"As Milosz had himself observed about intellectuals under totalitarianism, the need for survival often involved more than just keeping your mouth shut. Tough moments could often arise where you had to make positive, public affirmations of loyalty and even enthusiasm," the late Christopher Hitchens commented in 2004 about the Polish writer and diplomat Czeslaw Milosz, who defected to the West in 1951. Milosz's The Captive Mind (1953) is a classic study of oppressive political systems.
But Milosz described societies in which dissidents could be arrested, imprisoned, or shot for challenging acceptable opinion. That's not the case in the United States of 2022. Instead of secret police, Americans face Twitter mobs, sniffy neighbors, outraged co-workers, and upset bosses. That's enough to nudge many people to conform with the prevailing views in their communities so as to avoid opprobrium. It's an unfortunate weakness, but one observed about this country long ago.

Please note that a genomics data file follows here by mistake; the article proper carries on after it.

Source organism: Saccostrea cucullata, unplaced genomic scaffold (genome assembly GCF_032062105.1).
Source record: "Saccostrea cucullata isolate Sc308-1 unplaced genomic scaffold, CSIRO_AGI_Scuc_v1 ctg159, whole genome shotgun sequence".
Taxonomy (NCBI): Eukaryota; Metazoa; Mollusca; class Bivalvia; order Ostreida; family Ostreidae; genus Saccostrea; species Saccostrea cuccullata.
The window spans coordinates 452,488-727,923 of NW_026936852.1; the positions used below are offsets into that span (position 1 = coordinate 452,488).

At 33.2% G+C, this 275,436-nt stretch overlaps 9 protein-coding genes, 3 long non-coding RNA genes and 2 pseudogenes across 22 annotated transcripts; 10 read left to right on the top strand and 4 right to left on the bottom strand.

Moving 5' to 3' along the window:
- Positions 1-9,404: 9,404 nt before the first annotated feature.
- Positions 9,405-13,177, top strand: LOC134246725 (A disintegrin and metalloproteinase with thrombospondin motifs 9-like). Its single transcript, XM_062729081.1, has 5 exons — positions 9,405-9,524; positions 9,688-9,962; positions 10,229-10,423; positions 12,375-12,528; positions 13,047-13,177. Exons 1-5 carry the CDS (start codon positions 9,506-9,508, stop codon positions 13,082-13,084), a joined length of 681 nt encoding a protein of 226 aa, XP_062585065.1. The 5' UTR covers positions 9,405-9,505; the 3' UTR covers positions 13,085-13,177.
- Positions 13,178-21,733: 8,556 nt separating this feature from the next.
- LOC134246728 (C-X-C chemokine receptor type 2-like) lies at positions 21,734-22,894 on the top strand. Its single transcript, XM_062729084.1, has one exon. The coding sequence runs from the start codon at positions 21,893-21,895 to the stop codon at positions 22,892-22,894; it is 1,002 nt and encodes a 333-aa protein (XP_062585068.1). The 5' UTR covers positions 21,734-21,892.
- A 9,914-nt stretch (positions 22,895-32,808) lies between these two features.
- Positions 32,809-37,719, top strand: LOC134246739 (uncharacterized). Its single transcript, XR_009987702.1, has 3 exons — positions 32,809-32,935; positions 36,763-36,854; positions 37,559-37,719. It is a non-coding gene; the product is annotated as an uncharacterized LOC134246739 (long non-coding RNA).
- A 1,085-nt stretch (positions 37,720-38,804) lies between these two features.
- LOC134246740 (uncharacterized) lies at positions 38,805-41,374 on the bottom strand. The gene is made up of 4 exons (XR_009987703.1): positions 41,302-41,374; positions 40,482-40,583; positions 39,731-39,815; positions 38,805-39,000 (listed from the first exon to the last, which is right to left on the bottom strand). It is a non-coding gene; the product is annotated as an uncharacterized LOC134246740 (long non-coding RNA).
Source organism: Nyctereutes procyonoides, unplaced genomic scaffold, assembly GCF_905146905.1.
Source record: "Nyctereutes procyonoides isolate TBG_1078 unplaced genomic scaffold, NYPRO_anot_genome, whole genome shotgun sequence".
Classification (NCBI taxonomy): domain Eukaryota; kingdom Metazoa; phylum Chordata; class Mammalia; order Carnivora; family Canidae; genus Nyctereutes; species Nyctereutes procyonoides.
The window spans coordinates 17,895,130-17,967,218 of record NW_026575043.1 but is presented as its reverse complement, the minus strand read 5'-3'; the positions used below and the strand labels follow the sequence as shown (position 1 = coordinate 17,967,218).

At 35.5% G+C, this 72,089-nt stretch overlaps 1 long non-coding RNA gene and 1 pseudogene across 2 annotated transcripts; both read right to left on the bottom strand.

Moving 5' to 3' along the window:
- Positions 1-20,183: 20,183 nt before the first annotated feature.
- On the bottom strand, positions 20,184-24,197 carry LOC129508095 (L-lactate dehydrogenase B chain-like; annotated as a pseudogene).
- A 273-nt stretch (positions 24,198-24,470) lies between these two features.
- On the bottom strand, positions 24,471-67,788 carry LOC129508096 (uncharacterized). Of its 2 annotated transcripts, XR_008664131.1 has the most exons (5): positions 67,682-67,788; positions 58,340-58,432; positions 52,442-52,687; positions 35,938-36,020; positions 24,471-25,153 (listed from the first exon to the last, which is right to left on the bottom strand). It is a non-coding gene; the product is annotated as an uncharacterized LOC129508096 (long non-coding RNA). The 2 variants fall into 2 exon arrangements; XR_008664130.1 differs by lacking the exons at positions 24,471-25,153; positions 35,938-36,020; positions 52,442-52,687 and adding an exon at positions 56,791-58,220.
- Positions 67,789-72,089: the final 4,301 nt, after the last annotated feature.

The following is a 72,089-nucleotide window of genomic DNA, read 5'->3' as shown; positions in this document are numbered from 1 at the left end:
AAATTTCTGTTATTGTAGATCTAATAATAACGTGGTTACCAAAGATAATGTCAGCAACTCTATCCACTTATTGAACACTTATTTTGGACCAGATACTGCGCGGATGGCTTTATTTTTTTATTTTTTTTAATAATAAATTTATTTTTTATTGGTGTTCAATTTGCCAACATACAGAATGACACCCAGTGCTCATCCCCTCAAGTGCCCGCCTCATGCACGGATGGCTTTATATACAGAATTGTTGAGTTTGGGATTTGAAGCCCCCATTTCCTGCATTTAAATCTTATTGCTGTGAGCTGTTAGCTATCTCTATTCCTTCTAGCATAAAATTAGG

"I know of no country where, in general, there reigns less independence of mind and true freedom of discussion than in America," Alexis de Tocqueville wrote in Volume 2, Chapter 7, of Democracy in America. "In America, the majority draws a formidable circle around thought. Within these limits, the writer is free; but woe to him if he dares to go beyond them. It isn't that he has to fear an auto-da-fé, but he is exposed to all types of distasteful things and to everyday persecutions."
"Everyday persecutions" sounds like today's "cancel culture" of snubbing, firing, and deplatforming—informal means of punishing people for their opinions. The French observer saw Americans of the 1830s facing social pressures similar to those described by Populace researchers. Those pressures nudge people to edit their own views and espouse beliefs they don't actually hold.